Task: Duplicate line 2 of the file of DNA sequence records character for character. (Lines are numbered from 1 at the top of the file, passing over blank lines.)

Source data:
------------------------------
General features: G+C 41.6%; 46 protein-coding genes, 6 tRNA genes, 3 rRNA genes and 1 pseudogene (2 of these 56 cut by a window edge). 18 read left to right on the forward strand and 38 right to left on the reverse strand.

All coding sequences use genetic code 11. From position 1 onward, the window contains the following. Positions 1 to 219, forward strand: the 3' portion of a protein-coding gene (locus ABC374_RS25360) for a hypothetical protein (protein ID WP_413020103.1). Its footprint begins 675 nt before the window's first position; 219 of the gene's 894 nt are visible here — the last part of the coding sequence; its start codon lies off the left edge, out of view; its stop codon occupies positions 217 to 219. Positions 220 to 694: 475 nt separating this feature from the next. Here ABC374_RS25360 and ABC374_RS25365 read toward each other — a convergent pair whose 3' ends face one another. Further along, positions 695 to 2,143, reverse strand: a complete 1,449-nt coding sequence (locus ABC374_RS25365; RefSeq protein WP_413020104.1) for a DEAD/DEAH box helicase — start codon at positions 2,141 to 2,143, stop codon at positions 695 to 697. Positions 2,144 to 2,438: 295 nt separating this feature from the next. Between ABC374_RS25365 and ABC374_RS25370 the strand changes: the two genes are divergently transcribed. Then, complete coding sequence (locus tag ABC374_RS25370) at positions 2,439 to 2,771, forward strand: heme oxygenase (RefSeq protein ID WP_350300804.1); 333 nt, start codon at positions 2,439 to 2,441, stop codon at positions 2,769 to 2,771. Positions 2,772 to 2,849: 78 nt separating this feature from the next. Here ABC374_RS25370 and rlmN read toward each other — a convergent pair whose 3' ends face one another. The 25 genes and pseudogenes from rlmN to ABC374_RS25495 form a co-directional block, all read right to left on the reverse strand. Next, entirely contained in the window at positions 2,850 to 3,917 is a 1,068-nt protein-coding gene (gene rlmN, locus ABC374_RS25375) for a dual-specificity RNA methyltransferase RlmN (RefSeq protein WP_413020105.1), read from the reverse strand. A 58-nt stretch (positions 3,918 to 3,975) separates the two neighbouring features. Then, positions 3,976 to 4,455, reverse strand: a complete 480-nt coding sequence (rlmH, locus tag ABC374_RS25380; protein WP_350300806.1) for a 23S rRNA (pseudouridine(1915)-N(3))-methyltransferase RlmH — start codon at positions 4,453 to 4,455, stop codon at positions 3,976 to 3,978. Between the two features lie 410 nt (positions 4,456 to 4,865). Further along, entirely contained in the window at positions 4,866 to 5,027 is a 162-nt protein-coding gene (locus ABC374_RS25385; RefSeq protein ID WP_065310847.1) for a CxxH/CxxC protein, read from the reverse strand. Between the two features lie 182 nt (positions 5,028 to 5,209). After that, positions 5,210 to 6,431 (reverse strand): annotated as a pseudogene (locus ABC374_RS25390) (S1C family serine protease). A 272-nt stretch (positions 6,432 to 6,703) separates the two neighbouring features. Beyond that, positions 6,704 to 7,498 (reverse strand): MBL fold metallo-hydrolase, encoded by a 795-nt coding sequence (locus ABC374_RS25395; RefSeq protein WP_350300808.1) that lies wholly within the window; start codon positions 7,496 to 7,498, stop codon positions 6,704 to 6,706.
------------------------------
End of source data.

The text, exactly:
All coding sequences use genetic code 11. From position 1 onward, the window contains the following. Positions 1 to 219, forward strand: the 3' portion of a protein-coding gene (locus ABC374_RS25360) for a hypothetical protein (protein ID WP_413020103.1). Its footprint begins 675 nt before the window's first position; 219 of the gene's 894 nt are visible here — the last part of the coding sequence; its start codon lies off the left edge, out of view; its stop codon occupies positions 217 to 219. Positions 220 to 694: 475 nt separating this feature from the next. Here ABC374_RS25360 and ABC374_RS25365 read toward each other — a convergent pair whose 3' ends face one another. Further along, positions 695 to 2,143, reverse strand: a complete 1,449-nt coding sequence (locus ABC374_RS25365; RefSeq protein WP_413020104.1) for a DEAD/DEAH box helicase — start codon at positions 2,141 to 2,143, stop codon at positions 695 to 697. Positions 2,144 to 2,438: 295 nt separating this feature from the next. Between ABC374_RS25365 and ABC374_RS25370 the strand changes: the two genes are divergently transcribed. Then, complete coding sequence (locus tag ABC374_RS25370) at positions 2,439 to 2,771, forward strand: heme oxygenase (RefSeq protein ID WP_350300804.1); 333 nt, start codon at positions 2,439 to 2,441, stop codon at positions 2,769 to 2,771. Positions 2,772 to 2,849: 78 nt separating this feature from the next. Here ABC374_RS25370 and rlmN read toward each other — a convergent pair whose 3' ends face one another. The 25 genes and pseudogenes from rlmN to ABC374_RS25495 form a co-directional block, all read right to left on the reverse strand. Next, entirely contained in the window at positions 2,850 to 3,917 is a 1,068-nt protein-coding gene (gene rlmN, locus ABC374_RS25375) for a dual-specificity RNA methyltransferase RlmN (RefSeq protein WP_413020105.1), read from the reverse strand. A 58-nt stretch (positions 3,918 to 3,975) separates the two neighbouring features. Then, positions 3,976 to 4,455, reverse strand: a complete 480-nt coding sequence (rlmH, locus tag ABC374_RS25380; protein WP_350300806.1) for a 23S rRNA (pseudouridine(1915)-N(3))-methyltransferase RlmH — start codon at positions 4,453 to 4,455, stop codon at positions 3,976 to 3,978. Between the two features lie 410 nt (positions 4,456 to 4,865). Further along, entirely contained in the window at positions 4,866 to 5,027 is a 162-nt protein-coding gene (locus ABC374_RS25385; RefSeq protein ID WP_065310847.1) for a CxxH/CxxC protein, read from the reverse strand. Between the two features lie 182 nt (positions 5,028 to 5,209). After that, positions 5,210 to 6,431 (reverse strand): annotated as a pseudogene (locus ABC374_RS25390) (S1C family serine protease). A 272-nt stretch (positions 6,432 to 6,703) separates the two neighbouring features. Beyond that, positions 6,704 to 7,498 (reverse strand): MBL fold metallo-hydrolase, encoded by a 795-nt coding sequence (locus ABC374_RS25395; RefSeq protein WP_350300808.1) that lies wholly within the window; start codon positions 7,496 to 7,498, stop codon positions 6,704 to 6,706.